Vaxholms Fortress

This fortress, protecting Stockholm, is situated on a small island. The old renders containing cement was removed and the façade was re-rendered with lime mortar and finally coated with a lime paint.

Stockholm

Sweden
Vaxholm outside Stockholm
Contractor
Kulturfasader i Dalarna AB
Project Date
2009

Issues and stakes

Vaxholms Fortress (Vaxholms kastell) is situated on a small island. The first small forts were built in the early 16th century, and in 1719 it prevented the Russians from attacking Stockholm. After the Finnish war and the loss of Åland, the fortress expanded significantly into the shape and functions it has today. Today, it houses the museum exhibiting Swedish coastal defence over the last 500 years. This building has had many shapes over the years. Its present design dates from 1833. The roof was normally removed during wartime and then replaced in peacetime. Twenty years ago, the roof was replaced to prevent water and moisture from penetrating  the building. Cement based renders were removed and replaced with new lime mortar. Finally it was covered with a lime paint. The upper wooden part was also painted as part of this project

Achievements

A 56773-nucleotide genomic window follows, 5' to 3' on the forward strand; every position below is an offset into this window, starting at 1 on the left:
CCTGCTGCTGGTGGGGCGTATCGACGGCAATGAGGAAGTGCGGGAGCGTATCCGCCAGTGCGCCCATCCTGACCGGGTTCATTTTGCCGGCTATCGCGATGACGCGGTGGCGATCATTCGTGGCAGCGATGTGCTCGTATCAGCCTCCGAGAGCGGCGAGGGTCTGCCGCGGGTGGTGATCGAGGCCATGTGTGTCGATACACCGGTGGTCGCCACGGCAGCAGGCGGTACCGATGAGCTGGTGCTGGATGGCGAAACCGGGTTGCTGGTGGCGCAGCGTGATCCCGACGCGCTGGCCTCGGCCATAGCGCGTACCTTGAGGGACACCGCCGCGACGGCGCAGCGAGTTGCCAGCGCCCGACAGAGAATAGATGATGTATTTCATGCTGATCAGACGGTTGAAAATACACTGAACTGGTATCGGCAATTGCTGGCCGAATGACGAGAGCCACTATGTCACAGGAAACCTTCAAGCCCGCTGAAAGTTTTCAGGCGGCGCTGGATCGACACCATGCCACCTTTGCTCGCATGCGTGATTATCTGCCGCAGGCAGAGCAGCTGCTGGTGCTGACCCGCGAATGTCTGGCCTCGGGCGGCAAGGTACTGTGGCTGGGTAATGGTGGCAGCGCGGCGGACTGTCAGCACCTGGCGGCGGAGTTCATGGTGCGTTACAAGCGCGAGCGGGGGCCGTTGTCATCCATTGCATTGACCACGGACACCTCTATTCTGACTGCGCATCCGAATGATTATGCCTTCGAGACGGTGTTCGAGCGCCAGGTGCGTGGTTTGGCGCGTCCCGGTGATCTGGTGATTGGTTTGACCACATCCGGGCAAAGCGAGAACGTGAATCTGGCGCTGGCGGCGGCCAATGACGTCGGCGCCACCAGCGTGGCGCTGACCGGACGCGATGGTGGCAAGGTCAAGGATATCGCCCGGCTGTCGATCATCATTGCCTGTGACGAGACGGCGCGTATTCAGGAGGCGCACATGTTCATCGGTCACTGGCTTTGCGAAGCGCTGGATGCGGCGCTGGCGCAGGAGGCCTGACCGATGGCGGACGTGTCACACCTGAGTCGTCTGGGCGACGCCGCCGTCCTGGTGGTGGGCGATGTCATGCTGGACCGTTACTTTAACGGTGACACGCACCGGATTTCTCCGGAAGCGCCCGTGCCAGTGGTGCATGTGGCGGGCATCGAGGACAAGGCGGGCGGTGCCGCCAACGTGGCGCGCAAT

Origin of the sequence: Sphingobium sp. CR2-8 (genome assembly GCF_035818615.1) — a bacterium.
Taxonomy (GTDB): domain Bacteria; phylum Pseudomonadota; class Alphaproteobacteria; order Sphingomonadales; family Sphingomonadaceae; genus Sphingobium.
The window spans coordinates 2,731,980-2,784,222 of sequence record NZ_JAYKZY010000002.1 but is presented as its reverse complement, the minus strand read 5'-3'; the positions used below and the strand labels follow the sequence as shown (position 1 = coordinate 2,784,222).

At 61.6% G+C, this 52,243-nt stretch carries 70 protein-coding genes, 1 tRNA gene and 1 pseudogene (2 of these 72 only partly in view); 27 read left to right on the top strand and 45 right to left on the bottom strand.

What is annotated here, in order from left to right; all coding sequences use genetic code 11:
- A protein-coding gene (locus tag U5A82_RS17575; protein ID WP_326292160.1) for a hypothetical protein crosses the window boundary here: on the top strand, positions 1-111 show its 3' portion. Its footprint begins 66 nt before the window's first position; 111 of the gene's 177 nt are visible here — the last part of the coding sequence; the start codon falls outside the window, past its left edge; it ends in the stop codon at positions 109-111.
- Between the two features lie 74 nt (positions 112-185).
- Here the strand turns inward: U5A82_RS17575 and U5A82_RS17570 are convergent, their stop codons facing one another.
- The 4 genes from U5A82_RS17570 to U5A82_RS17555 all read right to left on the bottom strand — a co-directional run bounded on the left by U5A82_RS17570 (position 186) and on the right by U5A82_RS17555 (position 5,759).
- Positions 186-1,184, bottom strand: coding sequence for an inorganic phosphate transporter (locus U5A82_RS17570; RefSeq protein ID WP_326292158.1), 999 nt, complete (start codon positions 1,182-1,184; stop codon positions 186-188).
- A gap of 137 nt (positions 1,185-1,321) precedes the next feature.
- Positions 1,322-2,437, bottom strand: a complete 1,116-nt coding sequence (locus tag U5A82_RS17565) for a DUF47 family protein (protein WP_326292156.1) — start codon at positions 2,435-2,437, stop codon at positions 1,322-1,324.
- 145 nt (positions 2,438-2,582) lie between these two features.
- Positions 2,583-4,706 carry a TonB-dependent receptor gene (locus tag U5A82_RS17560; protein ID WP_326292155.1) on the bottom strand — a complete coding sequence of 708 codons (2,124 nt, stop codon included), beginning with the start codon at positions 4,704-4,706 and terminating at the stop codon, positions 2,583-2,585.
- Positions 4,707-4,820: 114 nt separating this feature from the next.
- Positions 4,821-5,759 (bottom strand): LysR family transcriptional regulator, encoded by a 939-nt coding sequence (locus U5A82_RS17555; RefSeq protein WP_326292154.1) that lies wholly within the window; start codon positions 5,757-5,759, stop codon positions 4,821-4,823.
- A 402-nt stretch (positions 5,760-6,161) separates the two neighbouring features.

Normal wear and tear will affect the original renders. And also, during the last part of the 20th century, renovating old façades dating several hundreds of years back was renovated and repaired with cement containing materials. These brittle and hard mortars does not comply with the original lime containing bedding mortars and renders. Together with the use of modern organic based paints this affected the renders, giving peeling surfaces, trapping of moisture og damages to bricks and joints. For Vaxholm this involved a careful removing of all cement based renders, without destroying the substrate even more. Joints were re-pointed with lime-based mortars, and a new render applied with NHL-based renders in three layers. Correct application involving pre-and after watering and correct hardening condition will ensure the durability in this coast climate. All surfaces were painted with a pure limebased paint, pigmented to the historical colours.